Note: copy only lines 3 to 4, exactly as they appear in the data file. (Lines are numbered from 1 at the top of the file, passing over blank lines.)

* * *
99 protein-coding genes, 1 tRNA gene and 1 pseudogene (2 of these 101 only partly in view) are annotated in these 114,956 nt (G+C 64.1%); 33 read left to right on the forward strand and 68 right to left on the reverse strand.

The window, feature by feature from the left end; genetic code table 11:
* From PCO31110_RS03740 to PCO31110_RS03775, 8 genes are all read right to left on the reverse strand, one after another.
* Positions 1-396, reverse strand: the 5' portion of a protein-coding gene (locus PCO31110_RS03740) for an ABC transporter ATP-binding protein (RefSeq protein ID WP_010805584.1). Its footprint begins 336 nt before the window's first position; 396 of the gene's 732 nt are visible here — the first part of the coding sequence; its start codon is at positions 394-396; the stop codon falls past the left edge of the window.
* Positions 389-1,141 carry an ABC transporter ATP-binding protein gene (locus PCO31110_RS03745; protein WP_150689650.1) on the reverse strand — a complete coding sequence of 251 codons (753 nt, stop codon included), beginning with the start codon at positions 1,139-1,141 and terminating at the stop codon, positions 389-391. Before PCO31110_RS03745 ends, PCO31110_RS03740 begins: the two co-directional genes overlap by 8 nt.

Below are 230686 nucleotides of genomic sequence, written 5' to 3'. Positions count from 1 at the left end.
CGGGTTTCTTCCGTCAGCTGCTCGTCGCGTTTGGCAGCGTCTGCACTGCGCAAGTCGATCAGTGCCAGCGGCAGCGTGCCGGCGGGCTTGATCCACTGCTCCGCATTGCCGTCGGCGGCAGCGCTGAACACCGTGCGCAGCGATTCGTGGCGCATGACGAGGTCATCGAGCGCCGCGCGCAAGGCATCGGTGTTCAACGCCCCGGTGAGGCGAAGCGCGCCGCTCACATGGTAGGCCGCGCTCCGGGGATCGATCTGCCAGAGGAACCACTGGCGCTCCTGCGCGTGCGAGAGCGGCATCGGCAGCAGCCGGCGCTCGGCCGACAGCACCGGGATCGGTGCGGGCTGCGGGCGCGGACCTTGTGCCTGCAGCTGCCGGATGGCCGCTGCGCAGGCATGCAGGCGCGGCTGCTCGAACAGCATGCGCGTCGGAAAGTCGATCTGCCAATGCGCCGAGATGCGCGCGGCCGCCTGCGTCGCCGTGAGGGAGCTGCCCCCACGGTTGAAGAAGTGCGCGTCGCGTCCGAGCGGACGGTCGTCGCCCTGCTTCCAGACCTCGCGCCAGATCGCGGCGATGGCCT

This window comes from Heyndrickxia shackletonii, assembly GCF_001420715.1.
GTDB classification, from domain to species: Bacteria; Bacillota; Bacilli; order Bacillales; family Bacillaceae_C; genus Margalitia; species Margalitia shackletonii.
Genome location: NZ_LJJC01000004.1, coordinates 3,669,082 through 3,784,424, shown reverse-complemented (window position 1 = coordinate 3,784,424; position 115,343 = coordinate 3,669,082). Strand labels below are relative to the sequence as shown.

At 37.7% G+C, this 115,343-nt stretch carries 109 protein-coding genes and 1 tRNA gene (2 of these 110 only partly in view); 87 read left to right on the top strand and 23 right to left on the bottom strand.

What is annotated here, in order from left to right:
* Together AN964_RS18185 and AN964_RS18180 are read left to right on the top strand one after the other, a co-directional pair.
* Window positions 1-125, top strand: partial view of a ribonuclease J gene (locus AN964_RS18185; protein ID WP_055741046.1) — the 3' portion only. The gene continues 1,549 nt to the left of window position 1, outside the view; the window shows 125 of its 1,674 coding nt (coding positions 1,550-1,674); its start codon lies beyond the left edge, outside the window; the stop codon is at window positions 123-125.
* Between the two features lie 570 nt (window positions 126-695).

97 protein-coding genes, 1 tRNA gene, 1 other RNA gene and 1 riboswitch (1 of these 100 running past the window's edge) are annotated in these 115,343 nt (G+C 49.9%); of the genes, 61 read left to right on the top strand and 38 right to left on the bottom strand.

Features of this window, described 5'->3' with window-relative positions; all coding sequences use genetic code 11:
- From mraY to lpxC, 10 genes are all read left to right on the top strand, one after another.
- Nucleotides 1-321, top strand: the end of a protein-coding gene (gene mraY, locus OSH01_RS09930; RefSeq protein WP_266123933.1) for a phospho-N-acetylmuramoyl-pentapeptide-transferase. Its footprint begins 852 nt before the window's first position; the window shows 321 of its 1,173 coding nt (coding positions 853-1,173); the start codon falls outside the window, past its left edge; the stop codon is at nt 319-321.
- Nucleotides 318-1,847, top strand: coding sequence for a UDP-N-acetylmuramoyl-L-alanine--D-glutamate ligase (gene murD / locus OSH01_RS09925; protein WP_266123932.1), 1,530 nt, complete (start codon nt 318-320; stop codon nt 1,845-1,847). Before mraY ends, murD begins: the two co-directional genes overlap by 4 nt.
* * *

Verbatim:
* From PCO31110_RS03740 to PCO31110_RS03775, 8 genes are all read right to left on the reverse strand, one after another.
* Positions 1-396, reverse strand: the 5' portion of a protein-coding gene (locus PCO31110_RS03740) for an ABC transporter ATP-binding protein (RefSeq protein ID WP_010805584.1). Its footprint begins 336 nt before the window's first position; 396 of the gene's 732 nt are visible here — the first part of the coding sequence; its start codon is at positions 394-396; the stop codon falls past the left edge of the window.